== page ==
The Bicycle Thief during this delay. Oh well.

More randomness for me to remember…the weird bowling urge evaporated
just as quickly that night. Saw my aunt and uncle and some deer, went to
lunch with another aunt and cousin, read a book I didn’t bring (more on
that later), and generally was mellow. No water (other than snow), but
it was good. It’s always a little sad to leave my mom standing at the
airport window watching my plane take off.

Can’t remember the rest. Maybe travel is slicing my IQ. I’ll stop rambling.

What I Forgot…

I thought I had successfully conquered my fear of the cigar tube airplane (a.k.a. Raytheon Beech 1900D, for anyone to whom that means anything) in time for my return flight home tonight. The drive to the airport was misty, and visibility on the road declined the whole way, so I was still a little nervous. And I am not ever really nervous about flying.

Before we were ready to take off, the co-pilot (there are no flight attendants on these 19-seaters) walked to the rear half of the plane and asked people behind us for a volunteer to move to the front of the plane. Two women diddled around, saying they wanted to sit together, bickering about who should move. I wanted to turn around and shout, “There’s only one seat on either side of the plane! So you don’t have to sit right next to a stranger! And it’s only a 50-minute flight, for cryin out loud! Move the fuck up to the front of the plane RIGHT NOW so we don’t all die in this crap weather!!” I was a little freaked out that they had to redistribute weight on the plane before we could fly. Then one of the women moved, we took off, and all went well. (Except for the being late part.)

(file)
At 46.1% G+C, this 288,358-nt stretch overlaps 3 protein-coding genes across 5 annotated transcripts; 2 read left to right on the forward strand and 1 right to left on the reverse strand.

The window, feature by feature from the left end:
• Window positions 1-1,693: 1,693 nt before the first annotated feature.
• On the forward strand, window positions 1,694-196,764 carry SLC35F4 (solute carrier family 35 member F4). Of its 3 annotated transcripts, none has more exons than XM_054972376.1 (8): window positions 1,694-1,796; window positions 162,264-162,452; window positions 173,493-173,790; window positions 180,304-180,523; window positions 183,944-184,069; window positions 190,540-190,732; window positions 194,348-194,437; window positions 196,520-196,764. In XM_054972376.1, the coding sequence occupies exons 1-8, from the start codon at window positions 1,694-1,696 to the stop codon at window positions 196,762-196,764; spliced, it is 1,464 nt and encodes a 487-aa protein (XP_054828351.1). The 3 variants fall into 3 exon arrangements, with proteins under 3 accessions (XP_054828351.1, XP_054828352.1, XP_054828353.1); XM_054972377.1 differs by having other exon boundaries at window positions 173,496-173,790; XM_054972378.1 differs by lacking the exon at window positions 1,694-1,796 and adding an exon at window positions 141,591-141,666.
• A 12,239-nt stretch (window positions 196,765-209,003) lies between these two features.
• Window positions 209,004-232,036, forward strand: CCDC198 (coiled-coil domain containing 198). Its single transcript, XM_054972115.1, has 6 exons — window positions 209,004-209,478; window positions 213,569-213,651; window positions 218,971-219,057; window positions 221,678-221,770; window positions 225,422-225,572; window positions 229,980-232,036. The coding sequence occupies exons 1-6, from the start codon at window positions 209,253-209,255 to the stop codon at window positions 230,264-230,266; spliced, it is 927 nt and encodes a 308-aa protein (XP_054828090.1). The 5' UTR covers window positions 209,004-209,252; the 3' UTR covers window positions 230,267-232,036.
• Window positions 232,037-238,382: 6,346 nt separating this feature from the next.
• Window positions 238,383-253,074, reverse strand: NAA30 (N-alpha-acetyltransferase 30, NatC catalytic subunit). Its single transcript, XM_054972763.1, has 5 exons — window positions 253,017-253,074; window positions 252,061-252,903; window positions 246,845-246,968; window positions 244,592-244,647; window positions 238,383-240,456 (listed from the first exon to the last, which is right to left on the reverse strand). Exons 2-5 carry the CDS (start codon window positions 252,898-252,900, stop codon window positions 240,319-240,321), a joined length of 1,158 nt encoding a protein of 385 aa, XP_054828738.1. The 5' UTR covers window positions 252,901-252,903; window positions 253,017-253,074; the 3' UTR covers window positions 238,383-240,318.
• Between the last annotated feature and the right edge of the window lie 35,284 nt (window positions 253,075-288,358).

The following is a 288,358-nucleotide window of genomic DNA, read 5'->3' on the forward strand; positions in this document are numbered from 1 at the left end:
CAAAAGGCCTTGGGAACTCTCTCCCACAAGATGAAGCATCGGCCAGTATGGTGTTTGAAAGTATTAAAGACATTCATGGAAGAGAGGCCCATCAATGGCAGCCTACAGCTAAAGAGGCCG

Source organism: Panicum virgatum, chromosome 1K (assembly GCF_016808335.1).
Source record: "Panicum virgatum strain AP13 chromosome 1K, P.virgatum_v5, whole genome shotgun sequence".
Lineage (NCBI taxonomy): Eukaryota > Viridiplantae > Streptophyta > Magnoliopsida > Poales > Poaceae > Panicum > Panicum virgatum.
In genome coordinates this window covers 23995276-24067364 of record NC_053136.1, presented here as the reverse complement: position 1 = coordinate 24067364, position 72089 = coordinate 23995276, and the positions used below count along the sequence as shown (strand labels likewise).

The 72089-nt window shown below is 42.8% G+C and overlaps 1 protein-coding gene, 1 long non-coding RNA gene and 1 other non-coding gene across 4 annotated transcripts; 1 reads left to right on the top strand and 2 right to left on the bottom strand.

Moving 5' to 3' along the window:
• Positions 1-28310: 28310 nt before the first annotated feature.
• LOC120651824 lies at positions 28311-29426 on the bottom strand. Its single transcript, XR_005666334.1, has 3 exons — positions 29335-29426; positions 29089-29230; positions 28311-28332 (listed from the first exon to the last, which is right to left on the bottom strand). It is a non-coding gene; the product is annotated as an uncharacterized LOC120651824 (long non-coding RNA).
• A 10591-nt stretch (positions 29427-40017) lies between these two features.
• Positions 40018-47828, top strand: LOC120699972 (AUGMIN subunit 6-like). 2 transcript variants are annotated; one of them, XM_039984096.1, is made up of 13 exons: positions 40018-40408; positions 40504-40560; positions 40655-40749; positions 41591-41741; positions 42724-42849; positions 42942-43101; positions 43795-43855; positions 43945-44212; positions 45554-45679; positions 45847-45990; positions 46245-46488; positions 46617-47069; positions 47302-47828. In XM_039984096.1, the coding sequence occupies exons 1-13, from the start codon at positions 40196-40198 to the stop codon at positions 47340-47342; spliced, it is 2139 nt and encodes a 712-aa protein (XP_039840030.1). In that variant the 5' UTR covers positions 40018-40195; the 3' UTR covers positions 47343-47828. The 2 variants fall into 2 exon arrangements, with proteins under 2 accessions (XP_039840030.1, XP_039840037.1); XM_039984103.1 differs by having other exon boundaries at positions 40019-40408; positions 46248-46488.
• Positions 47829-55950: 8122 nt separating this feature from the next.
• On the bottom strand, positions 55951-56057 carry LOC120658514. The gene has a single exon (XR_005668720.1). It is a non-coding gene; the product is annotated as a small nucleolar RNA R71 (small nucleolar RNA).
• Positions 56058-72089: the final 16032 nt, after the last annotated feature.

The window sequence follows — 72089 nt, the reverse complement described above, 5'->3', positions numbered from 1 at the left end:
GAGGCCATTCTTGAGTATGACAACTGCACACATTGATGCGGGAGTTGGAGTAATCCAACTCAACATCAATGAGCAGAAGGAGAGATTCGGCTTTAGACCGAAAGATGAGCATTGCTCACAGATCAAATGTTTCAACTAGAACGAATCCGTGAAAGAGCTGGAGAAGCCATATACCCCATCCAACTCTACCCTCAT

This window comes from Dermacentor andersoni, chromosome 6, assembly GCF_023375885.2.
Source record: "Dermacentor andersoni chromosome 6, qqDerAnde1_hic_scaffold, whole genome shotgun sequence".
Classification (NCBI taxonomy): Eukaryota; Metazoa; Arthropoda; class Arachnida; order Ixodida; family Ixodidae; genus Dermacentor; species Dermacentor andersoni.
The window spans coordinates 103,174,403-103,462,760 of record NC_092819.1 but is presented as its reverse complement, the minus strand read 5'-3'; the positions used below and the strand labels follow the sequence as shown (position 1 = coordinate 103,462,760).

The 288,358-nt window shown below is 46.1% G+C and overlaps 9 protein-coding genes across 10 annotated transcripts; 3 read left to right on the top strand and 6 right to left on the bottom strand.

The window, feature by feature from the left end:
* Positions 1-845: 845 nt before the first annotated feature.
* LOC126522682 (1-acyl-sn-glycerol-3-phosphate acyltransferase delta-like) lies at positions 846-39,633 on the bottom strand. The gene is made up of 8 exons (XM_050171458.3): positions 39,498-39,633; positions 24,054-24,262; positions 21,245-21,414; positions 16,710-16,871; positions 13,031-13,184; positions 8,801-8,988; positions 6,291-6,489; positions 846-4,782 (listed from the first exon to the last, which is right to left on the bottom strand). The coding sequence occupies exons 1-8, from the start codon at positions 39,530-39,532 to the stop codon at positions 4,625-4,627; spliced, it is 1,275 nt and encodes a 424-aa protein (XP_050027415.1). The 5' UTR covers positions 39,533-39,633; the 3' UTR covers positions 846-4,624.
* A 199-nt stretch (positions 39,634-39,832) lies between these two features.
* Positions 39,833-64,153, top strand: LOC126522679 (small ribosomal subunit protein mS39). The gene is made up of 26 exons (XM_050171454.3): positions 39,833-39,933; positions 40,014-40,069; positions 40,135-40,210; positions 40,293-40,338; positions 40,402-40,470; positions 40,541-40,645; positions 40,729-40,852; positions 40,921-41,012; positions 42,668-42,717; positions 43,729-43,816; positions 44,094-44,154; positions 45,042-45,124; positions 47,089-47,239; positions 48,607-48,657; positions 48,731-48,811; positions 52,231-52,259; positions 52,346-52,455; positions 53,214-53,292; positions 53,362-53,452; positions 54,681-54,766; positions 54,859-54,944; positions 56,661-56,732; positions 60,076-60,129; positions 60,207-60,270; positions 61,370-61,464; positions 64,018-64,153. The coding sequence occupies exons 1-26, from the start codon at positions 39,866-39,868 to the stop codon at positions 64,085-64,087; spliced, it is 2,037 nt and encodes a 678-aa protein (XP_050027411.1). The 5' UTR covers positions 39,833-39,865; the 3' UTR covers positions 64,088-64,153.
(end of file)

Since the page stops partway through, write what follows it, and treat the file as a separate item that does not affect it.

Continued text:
But the request conjured up other ominous images in my head. When they bank to land in turbulence, would they have to ask us all to lean over in that direction to help tilt the plane?

Looking Forward To…

Among other things:

– Watching the video of Jem Cohen’s Lost Book Found that’s waiting for me at the school library:

Lost Book Found melds documentary and narrative into a complex meditation on city life. The piece revolves around a mysterious notebook filled with obsessive listings of places, objects, and incidents. These listings serve as the key to a hidden city: a city of unconsidered geographies and layered artifactsthe relics of low-level capitalism and the debris of countless forgotten narratives.

– Getting the catalogue for the Odd Lots exhibit in the mail next week (with We Are Iran: The Persian Blogs and Doormen) since I wasn’t able to get to New York to see the show.

In the early 1970s, Matta-Clark discovered that the City of New York periodically auctioned off gutterspaceunusably small slivers of land sliced from the city grid through anomalies in surveying, zoning, and public-works expansion. He purchased fifteen of these lots, fourteen in Queens and one in Staten Island. Over the next years, he collected the maps, deeds, and other bureaucratic documentation attached to the slivers; photographed, spoke, and wrote about them; and considered using them as sites for his unique brand of anarchitectural intervention into urban space. Matta-Clark died in 1978 at the age of 35 without realizing his plans for Fake Estates, and ownership of the properties reverted to the city. The archival material that he had assembled went into storage and was not rediscovered until the early 1990s, when it was assembled into exhibitable collages.

– Watching the film Café Lumière, which is out now on DVD.

– Catching up on all the posts I want to do but haven’t had time or brain cells for.

– The mystery of what answers (or questions?) these next few months will bring…

– Finding where the hell I put my iPod shuffle before I went on vacation last week.